We test SA's bike of the year
Share this article:
By Denis Droppa
Johannesburg - Triumph’s Thruxton cafe racer is back, perkier and prettier, delivering retro charm with modern mechanicals.
With a healthy power hike after the parallel-twin engine was increased in size from 865cc to 1200cc, the new-generation bike is available in two flavours: the standard Thruxton selling for R154 500 and the Thruxton R at R174 500, with higher-specification brakes and suspension.
Stopping duties on the R are entrusted to Brembo while the springy stuff comprises race-bred fully adjustable Showa forks up front, and fully-adjustable Ohlins twin shocks at the rear. The R also wears grippier Pirelli Diablo Rosso Corsa tyres and is adorned with higher-quality finishes.
Named after the Thruxton circuit in the UK where Triumph enjoyed racing successes in the good old days, this café racer lays on the classic charm with wire-spoked wheels, twin rear shocks, and numerous period-authentic styling cues from the 1960s.
There’s some beautiful detailing on this retro-styled street machine, an alluring display of chrome, brushed metal and anodised surfaces that make you just want to gaze at it.
This bike is so seductively pretty you could probably park it inside your house as an objet d’art without offending your spouse too much.
And it comes with more accessories than Lady Gaga - a cataloge of more than 160 personalised parts to tease your budget. These include a dual seat, as the standard saddle has no space for a pillion.
Beneath all that golden-oldie posturing is a high-tech bike with a fuel-injected engine, ABS brakes, and a switch that changes the response of the ride-by-wire throttle to three different modes.
With 72kW and a gutsy 112Nm (the latter on call at just 4950rpm) this bike’s all about heaps of low-revving torque, almost diesel-like in its generation of grunt without having to make the engine sweat. However, the 1200cc engine is redlined at only 7000tpm, running out of revs at about the same point where superbikes are just getting into their powerband.
That makes its performance very easy and accessible without the need for constant gearchanges, though these take place effortlessly through a six-speed transmission that isn’t at all clunky.
The ‘60s authenticity is in the styling only, not the mechanicals, while the optional Vance Hines exhaust system fitted on the test bike delivers a very fruity sound too.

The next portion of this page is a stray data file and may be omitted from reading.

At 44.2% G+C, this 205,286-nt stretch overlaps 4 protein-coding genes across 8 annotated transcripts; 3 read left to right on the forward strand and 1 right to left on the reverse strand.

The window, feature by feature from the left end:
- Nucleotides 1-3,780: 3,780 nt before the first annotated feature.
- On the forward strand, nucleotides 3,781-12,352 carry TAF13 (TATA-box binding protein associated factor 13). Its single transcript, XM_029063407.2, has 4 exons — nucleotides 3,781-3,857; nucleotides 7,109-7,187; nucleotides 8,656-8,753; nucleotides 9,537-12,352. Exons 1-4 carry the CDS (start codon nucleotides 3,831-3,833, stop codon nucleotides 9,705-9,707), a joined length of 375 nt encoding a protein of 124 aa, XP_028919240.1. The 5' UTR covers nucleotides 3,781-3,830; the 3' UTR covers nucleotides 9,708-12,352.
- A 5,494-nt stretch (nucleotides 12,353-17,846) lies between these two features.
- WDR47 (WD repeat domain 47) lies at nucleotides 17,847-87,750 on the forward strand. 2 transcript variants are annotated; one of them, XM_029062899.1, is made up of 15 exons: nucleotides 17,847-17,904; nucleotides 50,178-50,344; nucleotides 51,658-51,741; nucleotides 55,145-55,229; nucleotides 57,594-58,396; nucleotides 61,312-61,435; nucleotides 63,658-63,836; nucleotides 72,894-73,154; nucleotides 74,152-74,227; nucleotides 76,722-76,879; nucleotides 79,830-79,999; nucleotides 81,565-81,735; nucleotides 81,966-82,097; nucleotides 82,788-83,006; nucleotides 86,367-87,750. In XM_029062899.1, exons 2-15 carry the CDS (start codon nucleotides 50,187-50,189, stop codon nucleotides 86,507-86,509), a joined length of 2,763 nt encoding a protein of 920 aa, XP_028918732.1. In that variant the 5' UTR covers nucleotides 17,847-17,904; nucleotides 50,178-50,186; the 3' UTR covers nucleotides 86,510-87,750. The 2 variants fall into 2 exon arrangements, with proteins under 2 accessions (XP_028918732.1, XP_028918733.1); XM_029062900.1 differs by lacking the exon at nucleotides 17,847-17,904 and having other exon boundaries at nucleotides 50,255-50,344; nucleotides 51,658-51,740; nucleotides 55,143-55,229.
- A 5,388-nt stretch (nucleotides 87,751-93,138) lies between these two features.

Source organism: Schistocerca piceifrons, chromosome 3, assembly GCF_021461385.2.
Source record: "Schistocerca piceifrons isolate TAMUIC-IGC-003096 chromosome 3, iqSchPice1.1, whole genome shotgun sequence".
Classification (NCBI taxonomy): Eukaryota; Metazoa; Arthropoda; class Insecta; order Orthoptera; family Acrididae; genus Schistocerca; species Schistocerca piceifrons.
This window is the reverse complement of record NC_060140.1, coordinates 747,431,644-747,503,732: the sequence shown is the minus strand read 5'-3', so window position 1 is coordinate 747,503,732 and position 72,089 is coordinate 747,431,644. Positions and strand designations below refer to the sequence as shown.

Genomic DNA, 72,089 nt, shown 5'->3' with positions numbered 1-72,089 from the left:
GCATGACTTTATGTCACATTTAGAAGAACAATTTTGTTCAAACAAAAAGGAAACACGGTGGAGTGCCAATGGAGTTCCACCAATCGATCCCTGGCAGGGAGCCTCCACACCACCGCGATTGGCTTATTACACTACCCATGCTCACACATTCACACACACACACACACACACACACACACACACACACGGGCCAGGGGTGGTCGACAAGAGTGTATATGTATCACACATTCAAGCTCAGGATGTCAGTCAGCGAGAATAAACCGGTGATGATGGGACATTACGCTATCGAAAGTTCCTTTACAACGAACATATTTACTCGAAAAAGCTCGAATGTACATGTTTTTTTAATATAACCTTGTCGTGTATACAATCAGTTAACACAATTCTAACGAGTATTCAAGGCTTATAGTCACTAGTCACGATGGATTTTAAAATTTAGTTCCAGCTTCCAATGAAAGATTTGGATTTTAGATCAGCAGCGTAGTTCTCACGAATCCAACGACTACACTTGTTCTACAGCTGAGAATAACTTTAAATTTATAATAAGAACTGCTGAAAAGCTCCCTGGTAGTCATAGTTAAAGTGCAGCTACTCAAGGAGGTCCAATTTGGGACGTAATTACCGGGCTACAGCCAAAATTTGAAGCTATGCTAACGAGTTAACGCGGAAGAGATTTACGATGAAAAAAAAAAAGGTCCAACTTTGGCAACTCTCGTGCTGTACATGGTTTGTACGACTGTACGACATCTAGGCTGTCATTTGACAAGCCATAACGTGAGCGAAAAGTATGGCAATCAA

The Thruxton R’s a compact and wieldy bike, very easy to handle even for shorter riders, with a comfortably upright seating position that doesn’t strain the wrists.
The lack of any wind protection ensures that high-speed antics will be kept to a minimum, although the Thruxton R is easily capable of more than 200km/h.
On the famously twisty ‘22’ road between Sabie and Hazyview in Mpumalanga, the British bike also proved its ability to scoot around corners like a startled rodent, where its compact size and nimble nature kept it within sniffing distance of considerably more powerful bikes.
The comprehensive instrumentation, housed in attractive chrome-ringed clocks, includes a trip computer with fuel consumption, gear indicator, and fuel levels.
The previous, air-cooled 865cc Thruxton was all about style and charisma but somewhat lacking in power. The new 1200 still has all the swinging-sixties styling allure, but now you’re able to keep up with your mates on breakfast runs. An all-round winner. - Star Motoring
Triumph Thruxton R
Engine: 1197c liquid-cooled parallel twin.
Bore x stroke: 97.6 x 80mm.
Compression ratio: 11:1.
Valvegear: DOHC with four overhead valves per cylinder.
Power: 72kW at 6750rpm.
Torque: 112Nm at 4950rpm.
Induction: Multipoint sequential electronic fuel-injection.
Ignition: Digital electronic.
Clutch: Cable-operated multiplate wet clutch.
Transmission: Six-speed constant-mesh gearbox with final drive by chain.
Front Suspension: 43mm Showa inverted cartridge forks adjustable for preload, compression and rebound damping.
Rear Suspension: Ohlins gas-charged piggyback shock absorbers adjustable for preload, compression and rebound damping.
Front brakes: Dual 310mm discs with Brembo radial mount opposed-piston monoblock callipers and ABS.
Rear brake: 220mm disc with dual-piston floating calliper and ABS.
Front tyre: 120/70 - 17 tubeless.
Rear tyre: 160/60 - 17 tubeless.
Seat height: 810mm.
Kerb weight: 221kg.
Fuel tank: 14.5 litres.
Price: R174 500.
Follow Denis Droppa on Twitter @DenisDroppa